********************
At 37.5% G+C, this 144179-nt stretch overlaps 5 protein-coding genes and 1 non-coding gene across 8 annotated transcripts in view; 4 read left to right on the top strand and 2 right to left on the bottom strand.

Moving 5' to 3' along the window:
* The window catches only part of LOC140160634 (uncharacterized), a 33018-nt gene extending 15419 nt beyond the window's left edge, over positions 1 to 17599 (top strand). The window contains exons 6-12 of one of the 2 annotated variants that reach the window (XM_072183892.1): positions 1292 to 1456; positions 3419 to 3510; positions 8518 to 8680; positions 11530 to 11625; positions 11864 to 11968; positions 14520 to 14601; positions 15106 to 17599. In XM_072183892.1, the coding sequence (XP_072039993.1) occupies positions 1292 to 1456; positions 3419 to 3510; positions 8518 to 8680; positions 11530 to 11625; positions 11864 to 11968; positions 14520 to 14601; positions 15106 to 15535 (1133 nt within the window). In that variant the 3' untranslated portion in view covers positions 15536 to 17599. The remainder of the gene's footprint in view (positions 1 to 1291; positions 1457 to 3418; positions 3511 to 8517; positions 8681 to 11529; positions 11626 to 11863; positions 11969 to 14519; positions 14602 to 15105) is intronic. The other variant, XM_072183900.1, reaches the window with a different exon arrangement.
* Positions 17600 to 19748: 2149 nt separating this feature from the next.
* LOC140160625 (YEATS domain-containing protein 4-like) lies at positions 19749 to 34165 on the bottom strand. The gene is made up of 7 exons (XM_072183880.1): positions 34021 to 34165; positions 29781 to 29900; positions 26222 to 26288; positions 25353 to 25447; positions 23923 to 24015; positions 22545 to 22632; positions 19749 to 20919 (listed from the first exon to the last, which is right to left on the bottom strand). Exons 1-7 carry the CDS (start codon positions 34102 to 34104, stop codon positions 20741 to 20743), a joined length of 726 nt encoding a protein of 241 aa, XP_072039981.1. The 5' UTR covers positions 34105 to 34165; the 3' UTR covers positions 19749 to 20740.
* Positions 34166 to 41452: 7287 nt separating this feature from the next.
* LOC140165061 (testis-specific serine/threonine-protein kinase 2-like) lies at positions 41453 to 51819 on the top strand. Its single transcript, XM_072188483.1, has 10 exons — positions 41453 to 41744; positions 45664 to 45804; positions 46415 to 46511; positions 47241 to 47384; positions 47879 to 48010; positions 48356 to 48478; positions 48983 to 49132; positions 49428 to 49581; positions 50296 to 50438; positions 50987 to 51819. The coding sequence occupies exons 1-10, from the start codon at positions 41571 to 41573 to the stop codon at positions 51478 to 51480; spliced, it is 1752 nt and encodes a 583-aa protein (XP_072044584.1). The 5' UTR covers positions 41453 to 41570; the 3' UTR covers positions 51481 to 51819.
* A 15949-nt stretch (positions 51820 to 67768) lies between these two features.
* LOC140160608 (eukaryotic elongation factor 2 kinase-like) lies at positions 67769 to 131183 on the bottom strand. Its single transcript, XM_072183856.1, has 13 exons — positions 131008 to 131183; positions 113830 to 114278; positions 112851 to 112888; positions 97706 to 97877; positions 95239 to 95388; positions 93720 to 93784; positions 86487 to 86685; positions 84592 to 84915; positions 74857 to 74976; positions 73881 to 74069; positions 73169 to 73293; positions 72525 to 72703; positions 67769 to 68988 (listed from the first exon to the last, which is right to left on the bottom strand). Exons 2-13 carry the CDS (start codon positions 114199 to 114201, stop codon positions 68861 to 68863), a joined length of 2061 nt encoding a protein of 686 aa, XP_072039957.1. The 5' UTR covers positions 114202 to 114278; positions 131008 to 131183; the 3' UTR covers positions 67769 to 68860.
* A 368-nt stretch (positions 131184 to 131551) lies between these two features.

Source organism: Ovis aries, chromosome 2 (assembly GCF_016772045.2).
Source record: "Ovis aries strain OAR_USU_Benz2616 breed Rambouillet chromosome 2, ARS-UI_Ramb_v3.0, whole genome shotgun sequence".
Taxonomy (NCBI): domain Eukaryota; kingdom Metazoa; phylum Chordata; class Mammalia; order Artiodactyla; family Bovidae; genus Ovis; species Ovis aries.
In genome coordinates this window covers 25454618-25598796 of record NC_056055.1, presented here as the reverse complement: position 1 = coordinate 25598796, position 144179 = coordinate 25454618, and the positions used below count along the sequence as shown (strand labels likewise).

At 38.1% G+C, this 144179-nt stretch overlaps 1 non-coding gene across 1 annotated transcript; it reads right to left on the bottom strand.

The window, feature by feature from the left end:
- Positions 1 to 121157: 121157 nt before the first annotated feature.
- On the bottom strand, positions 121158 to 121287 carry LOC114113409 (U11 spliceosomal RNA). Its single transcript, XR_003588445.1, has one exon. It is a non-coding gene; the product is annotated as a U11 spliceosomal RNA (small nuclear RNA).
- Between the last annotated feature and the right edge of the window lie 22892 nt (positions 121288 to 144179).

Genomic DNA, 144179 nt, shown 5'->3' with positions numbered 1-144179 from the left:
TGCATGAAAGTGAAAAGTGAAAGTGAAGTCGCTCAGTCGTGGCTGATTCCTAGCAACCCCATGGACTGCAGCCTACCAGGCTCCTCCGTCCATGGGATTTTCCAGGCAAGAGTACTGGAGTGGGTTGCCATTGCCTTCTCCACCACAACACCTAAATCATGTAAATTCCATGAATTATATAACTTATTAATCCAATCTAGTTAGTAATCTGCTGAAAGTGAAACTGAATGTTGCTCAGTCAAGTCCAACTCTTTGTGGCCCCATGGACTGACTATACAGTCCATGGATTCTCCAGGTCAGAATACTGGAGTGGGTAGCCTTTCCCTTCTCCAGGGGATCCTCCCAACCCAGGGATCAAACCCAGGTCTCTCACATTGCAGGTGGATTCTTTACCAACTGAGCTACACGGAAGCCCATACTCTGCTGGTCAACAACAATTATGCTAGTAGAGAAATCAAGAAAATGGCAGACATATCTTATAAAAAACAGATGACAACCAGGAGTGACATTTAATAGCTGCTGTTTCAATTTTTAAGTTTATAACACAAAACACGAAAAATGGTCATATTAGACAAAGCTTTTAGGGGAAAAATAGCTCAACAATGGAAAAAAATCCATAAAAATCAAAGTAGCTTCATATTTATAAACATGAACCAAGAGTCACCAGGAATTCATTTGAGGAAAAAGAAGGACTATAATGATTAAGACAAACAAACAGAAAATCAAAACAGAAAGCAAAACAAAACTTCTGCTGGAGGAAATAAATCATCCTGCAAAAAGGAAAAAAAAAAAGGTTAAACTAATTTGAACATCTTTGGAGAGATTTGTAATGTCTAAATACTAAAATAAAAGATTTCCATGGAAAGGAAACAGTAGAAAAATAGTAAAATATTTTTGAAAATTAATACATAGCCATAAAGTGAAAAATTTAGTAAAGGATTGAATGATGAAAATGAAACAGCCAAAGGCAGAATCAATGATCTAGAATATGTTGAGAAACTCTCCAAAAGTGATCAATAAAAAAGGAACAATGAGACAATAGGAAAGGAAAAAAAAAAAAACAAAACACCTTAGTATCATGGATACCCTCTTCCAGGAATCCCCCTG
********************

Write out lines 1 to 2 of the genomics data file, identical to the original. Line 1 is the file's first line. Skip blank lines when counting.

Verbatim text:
At 37.5% G+C, this 144179-nt stretch overlaps 5 protein-coding genes and 1 non-coding gene across 8 annotated transcripts in view; 4 read left to right on the top strand and 2 right to left on the bottom strand.

Moving 5' to 3' along the window: